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Calculate usable battery capacity based on rated miles values

Also, why does BMS State of Energy vary from state of charge (and rated miles) on the low end?

Basically what I care about is which number I should place greater confidence in. I've been in a situation where the IC reports 5 miles of range (2% SOC) left but CAN is showing 4% SOE and something like 3.1 kWh remaining. Which do I believe?

So how does one explain people driving miles past 0%? I know it has been documented a few times over the years in different models. Is it just some rounding or other error in how it is shown, so in reality even though it is showing 0%, it is really 0.4% or something like that?

My guess would be that the explanation lies in the deviation of SOE and SOC as suggested in my post quoted above. Although, I have yet to test this and it likely doesn't apply equally to all cars.
 
Amending my first post to reflect reported capacity from a 100 kWh pack (102.4 kWh total, 98.4 kWh usable). Details in this thread: Pics/Info: Inside the Tesla 100 kWh Battery Pack

Great info. Thanks!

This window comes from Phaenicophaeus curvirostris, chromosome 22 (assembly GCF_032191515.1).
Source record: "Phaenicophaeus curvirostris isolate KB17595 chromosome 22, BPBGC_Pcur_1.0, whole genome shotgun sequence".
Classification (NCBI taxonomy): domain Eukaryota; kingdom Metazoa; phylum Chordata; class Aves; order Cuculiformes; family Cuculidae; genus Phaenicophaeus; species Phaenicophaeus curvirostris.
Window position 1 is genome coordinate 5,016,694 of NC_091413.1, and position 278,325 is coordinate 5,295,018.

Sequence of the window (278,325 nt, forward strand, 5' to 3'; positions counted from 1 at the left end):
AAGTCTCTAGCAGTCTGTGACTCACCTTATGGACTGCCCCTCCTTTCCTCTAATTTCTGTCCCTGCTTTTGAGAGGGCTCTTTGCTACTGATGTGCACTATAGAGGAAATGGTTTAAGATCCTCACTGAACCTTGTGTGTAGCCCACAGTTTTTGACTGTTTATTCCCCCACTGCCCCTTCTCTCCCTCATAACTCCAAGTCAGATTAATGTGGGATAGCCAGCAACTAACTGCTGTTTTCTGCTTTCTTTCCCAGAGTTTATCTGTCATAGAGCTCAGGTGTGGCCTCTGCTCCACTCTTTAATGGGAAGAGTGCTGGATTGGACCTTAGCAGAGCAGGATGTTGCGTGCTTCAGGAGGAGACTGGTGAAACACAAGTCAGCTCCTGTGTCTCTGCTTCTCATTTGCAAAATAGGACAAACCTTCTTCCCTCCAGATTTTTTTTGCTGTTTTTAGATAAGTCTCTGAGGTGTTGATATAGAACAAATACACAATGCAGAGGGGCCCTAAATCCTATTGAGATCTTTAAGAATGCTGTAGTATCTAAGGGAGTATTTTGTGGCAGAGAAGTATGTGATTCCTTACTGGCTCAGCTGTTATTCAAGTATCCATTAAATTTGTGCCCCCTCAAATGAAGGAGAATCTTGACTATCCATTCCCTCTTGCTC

The P100D had an EPA "Combined range voluntarily lowered to 315 miles" (305.9 city & 346.9 highway). Is this the reason why your capacity calculation was less than actual?
 

David99

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Jan 31, 2014
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Yeah, the BMS wont have knowledge of the true top capacity without a near full discharge and a near full charge. Inside the full voltage range it uses the current shunt and cell voltages to estimate SoC. Extrapolating out to 100% from lower capacities will generally result in gross errors in either direction (usually resulting in a lower value in cars more than a few months old or so and higher in newer cars that haven't had much calibration at all). You can still get an idea by extrapolating proportionally (range / percent), but I wouldn't take it as an accurate number and give it at least a +/- 5% error margin. The car generally tends to have a better estimate of range closer to 0% and closer to 100% overall. So extrapolating from 5% or 95% to 100% is likely more accurate than 80% to 100%, for example.

This is exactly what Tesla wrote in an email to a concerned customer who saw his range drop. Thanks a lot for explaining this from a more technical point of view!
 

David99